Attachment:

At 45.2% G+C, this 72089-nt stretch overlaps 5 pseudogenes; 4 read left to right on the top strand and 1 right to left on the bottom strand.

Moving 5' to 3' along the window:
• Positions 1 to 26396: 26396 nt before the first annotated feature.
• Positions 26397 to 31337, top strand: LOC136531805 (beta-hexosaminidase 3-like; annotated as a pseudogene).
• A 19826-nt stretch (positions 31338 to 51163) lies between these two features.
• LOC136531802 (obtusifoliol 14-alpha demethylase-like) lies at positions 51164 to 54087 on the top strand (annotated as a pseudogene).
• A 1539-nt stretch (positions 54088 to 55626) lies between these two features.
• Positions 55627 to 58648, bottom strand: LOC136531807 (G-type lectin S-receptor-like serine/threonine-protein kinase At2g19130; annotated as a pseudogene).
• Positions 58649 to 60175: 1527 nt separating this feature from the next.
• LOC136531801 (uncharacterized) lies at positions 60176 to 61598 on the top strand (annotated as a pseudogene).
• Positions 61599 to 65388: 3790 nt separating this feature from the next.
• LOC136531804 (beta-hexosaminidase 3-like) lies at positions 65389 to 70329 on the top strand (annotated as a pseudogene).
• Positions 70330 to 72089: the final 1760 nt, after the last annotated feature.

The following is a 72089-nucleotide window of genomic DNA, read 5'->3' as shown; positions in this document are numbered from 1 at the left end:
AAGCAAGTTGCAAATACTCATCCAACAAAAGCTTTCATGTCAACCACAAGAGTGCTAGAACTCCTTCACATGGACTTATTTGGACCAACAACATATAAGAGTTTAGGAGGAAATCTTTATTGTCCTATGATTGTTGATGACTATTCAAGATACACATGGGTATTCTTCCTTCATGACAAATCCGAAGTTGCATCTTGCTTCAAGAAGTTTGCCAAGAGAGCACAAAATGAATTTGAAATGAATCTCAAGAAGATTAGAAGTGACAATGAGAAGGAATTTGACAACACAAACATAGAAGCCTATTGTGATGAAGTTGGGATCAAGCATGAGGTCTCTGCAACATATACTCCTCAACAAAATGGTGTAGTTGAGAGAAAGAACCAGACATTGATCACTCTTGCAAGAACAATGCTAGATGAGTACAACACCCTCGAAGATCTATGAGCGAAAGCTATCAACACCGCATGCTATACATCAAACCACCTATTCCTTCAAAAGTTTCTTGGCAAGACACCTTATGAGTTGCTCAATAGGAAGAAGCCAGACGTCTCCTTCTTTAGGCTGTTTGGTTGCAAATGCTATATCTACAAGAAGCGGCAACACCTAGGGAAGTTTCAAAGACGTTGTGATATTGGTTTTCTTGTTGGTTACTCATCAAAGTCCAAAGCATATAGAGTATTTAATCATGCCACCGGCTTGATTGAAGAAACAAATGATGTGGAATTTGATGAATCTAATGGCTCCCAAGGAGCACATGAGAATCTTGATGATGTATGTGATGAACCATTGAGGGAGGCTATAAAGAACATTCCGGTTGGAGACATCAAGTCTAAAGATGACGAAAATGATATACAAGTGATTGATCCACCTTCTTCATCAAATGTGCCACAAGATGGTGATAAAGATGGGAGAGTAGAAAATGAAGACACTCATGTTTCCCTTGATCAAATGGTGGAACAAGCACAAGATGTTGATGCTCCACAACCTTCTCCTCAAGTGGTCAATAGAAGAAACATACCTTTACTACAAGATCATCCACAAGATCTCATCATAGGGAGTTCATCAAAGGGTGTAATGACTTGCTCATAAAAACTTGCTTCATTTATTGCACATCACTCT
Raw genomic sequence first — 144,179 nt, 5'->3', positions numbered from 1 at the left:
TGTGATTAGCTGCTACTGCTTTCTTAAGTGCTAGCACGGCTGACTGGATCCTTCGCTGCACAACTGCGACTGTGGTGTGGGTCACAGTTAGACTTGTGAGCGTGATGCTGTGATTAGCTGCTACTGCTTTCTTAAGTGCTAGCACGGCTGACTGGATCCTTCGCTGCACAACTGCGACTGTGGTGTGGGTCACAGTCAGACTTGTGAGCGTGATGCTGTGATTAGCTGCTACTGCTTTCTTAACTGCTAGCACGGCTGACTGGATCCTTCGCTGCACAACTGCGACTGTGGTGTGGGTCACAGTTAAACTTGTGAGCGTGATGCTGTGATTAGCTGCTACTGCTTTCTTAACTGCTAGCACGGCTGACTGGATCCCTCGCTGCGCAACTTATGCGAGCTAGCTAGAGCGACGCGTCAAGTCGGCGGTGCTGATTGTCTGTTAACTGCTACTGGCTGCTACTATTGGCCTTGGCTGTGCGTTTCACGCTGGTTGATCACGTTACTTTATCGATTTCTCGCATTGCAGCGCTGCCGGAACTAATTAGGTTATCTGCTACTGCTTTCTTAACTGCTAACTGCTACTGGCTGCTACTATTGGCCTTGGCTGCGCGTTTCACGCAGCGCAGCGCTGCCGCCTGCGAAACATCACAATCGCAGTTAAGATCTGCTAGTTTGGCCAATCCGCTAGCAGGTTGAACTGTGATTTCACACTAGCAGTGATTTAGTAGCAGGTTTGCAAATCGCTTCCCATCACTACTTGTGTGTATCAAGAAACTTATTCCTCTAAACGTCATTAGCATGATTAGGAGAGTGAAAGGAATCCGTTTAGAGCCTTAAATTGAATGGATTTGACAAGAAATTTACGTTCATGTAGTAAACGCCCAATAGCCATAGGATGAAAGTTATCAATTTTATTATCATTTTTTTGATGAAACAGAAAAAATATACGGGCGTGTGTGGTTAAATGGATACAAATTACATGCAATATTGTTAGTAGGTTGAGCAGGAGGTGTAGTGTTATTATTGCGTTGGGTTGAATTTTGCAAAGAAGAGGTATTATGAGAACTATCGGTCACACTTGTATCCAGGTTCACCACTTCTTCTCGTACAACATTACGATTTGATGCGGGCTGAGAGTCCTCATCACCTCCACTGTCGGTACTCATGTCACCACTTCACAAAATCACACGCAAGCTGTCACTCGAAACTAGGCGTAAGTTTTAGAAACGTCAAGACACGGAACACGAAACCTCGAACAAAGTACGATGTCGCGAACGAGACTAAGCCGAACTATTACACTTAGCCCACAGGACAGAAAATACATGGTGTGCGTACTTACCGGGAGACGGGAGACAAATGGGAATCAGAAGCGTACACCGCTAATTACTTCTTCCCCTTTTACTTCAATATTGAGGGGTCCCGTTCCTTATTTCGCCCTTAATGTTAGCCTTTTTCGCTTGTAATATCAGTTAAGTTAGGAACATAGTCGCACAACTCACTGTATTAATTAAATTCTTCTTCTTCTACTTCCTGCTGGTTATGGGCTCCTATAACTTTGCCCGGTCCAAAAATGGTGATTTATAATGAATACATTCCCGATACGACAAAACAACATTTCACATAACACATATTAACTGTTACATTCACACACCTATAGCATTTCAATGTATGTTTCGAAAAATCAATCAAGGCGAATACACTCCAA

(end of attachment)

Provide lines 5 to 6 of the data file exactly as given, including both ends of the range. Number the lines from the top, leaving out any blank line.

• A 19826-nt stretch (positions 31338 to 51163) lies between these two features.
• LOC136531802 (obtusifoliol 14-alpha demethylase-like) lies at positions 51164 to 54087 on the top strand (annotated as a pseudogene).